Salvador Alanis and Ximena Berecochea are the founders of the Institute for Creative Exchange (ICE) at Artscape Youngplace. This power couple facilitates workshops designed to promote artistic collaboration with a focus on creative processes. Our Communications & Promotional Assistant at Artscape Youngplace got to chat with the lovely duo about the workshops, the importance of collaboration, and their personal histories.
1. Can you tell me a little about your background? I heard you were Flex Studio renters before you became Artscape Tenants.
Salvador: It’s an interesting story. I came here with a friend looking for a studio to rent while the building was in its renovating period. At the time, I was working television and in-between productions. We thought this was a great place, but unfortunately the timing wasn’t right. Some years later, we needed a space for conducting workshops with the Institute for Creative Exchange (ICE), and after attending a Flex Studio meeting, inquired about rental costs. We had already rented the Flex Studios and were interested in having an office for more specific work. We spoke to Claire Leighton (Program and Flex Studio Coordinator) who informed us that at the time, there were no studios. Forty-five minutes later, Claire called back to say, “You know what, there is an opportunity.” We got the space and were so happy. Being connected to the Artscape community allows us to develop relationships between local artists and international artists from all over the world.
2. Can you tell me about The Institute for Creative Exchange?
Ximena: Our intention with The Institute for Creative Exchange is to bring together different disciplines through workshops. They [workshops] are directed by artists, writers, academics, or people devoted to the arts, in whichever area. The idea is to have a three to five day intensive workshop, demonstrating the creative processes of the individuals directing the workshop. The aim at the end of the workshops is for all of the participants to have developed something new, and work outside of their current mediums and topics.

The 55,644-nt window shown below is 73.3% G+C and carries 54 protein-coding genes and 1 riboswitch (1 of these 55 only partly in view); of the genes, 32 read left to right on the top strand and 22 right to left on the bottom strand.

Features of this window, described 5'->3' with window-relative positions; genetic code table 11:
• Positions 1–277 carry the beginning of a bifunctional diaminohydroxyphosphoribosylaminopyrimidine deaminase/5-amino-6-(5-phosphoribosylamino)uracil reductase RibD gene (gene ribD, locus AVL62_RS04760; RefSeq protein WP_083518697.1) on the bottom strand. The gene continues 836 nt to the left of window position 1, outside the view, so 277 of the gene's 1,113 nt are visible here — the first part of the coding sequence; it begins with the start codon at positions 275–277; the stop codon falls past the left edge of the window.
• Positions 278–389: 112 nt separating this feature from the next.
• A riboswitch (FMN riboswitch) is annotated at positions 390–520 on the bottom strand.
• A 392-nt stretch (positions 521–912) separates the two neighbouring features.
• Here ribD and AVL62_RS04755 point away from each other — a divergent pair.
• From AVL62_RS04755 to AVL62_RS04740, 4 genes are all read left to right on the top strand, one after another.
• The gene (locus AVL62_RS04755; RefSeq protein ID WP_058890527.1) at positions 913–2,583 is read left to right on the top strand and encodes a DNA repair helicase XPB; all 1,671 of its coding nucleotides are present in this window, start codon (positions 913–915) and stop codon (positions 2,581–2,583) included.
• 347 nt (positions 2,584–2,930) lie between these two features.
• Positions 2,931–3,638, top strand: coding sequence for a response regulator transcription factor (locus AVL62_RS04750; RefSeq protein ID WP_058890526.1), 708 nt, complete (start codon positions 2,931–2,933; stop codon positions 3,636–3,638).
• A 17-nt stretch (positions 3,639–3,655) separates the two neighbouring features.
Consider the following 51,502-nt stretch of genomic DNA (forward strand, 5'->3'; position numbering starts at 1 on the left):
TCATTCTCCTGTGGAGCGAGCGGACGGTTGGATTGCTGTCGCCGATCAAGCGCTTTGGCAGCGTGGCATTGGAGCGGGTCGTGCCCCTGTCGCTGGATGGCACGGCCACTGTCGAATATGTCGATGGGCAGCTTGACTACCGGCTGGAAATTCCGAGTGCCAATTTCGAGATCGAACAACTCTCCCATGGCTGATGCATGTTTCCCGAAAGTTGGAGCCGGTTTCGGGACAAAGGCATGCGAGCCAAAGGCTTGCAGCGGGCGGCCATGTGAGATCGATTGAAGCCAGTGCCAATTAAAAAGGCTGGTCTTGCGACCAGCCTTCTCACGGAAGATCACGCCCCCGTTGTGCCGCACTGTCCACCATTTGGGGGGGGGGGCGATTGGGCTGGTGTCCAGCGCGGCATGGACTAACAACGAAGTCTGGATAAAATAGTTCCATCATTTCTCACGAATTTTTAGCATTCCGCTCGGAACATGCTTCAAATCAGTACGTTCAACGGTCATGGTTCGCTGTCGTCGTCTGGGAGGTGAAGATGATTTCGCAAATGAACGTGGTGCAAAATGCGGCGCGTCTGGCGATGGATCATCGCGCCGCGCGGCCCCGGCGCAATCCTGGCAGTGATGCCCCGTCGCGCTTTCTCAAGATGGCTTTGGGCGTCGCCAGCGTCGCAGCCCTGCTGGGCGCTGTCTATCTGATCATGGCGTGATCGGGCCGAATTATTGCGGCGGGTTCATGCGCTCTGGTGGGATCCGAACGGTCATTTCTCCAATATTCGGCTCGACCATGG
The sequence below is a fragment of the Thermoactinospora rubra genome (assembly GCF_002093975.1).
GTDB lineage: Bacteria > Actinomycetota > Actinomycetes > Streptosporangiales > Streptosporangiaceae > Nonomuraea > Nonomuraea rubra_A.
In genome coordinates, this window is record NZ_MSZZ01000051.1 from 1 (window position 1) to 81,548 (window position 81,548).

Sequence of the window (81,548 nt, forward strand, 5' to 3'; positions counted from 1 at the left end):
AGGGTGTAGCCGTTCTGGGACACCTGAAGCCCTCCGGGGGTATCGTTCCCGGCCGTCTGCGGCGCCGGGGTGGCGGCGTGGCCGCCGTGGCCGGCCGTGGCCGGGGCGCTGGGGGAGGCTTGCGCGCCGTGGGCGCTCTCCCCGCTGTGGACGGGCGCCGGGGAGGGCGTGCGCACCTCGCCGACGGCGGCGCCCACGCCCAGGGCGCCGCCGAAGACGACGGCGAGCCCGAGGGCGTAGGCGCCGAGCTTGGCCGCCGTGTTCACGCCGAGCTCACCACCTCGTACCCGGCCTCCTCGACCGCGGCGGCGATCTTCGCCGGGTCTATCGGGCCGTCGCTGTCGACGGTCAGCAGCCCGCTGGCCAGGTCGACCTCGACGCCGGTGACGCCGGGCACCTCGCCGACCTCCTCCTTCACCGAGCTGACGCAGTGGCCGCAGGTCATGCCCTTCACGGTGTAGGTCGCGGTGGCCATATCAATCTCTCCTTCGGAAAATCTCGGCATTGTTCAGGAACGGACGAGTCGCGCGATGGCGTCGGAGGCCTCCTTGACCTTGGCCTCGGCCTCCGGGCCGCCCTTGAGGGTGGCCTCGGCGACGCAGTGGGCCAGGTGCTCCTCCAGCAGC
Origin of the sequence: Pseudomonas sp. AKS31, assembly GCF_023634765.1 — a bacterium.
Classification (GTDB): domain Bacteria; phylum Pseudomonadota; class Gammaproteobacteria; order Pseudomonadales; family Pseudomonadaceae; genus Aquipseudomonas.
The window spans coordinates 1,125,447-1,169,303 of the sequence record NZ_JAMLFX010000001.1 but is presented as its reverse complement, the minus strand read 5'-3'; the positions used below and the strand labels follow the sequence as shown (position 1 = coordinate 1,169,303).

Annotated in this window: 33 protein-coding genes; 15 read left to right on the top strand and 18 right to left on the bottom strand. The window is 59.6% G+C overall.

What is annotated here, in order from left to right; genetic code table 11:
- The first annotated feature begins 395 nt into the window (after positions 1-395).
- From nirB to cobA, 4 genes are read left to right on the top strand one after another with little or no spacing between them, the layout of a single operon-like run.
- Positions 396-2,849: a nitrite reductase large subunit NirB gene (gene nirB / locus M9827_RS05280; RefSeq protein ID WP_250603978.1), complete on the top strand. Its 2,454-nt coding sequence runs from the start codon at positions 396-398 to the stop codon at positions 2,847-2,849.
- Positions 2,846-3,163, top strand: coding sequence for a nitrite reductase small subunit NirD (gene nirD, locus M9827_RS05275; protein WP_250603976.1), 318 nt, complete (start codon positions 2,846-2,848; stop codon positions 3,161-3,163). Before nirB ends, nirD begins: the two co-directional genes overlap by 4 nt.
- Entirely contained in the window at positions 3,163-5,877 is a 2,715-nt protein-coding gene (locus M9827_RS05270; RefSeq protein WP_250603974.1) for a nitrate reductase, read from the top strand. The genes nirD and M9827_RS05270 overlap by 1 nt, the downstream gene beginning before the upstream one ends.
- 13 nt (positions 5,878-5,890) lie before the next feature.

Salvador: His novels are all a bit dark, but he is a very comical in person. He likes to play with this dual personality in his work.
3. Any new projects?
Salvador: We have a festival in Mexico. It’s an important arts festival and the aim is to develop a Canadian program for the festival. It’s a new project and we only just delivered the first show list of artists. Eventually, we will take those artists to Mexico for this festival. We’ve been in touch with different government entities to start this process of connecting cultures.
4. How can a creative individual turn a great idea into reality?
Salvador: First thing, the arts community in Canada is super active and vibrant. I normally would answer your question with, “Don’t be afraid and work hard and do it.” But that’s not the case. There is a lot of high quality production coming out of Canada. For me, the key is how to develop work outside the boundaries of institutions. The Toronto arts scene is socially dynamic because of the city’s changing landscape, which has cultivated the perfect moment for doing things collectively. Individuals in the arts community need to push for both independent and collective projects.
Ximena: The artist often works in isolation. With our workshops, we try to promote collaboration; a place to meet other artists, work in new mediums, and learn about other creative processes. In this way, the artist is always expanding their language.
5. What motivates you on a Monday morning here at Artscape Youngplace?
Salvador: Every day for me is an adventure. Working in this creative enterprise is thrilling. I walk around with a smile because I’m happy to see the people in this building, and feel connected to them. I’ve been working for over thirty years in television and marketing, and have never felt this connection anywhere else.
Ximena: I agree with Salvador. Each time we get to that moment where our life becomes established with a routine, we like to break with that and do something crazy. When you are in a place like this [Artscape Youngplace], which is devoted to the arts, it’s hard to get to that point [routine]. It’s always changing and that’s what I like. That’s what makes Mondays the same as Fridays.
6. Fondest memory at Artscape Youngplace?
Salvador: Launching the first workshop here was fantastic. People from all over the world attended the event. We didn’t expect the amount of positive feedback we received from hosting the workshops.
Ximena: It was very emotional at the end of the five-day workshop. People were so moved that they were crying because they had made deep connections with each other. We got to the point we wanted to get to; to bring cultures and disciplines together. It really worked.
7. What’s your hidden talent? Or just a random fact about yourself?
Ximena: More than a hidden talent we have a hidden history (both laugh).
Salvador: I’m a writer and continue to publish work in Spain, Mexico and Latin America, but not as much here. However, lately I’ve been passionate about food. I really enjoy cooking. In the last ten years, I think I’ve read more cooking books than literature, art, and culture books. I associate cooking with all the loves you have – things and people – and when you cook, you are communicating your love to the people you are cooking for. I’m also very messy in the kitchen.
Ximena: My hidden talent is to clean up after him!
By Elaina Pawelka
Elaina Pawelka was the Communications & Promotional Assistant at Artscape Youngplace during the summer of 2017. She started the “Coffee and Conversation” series on the Artscape Youngplace blog to learn more about the artistically diverse tenants working in the building, and offer inspiration to those interested in creativity or anyone looking for an insightful read.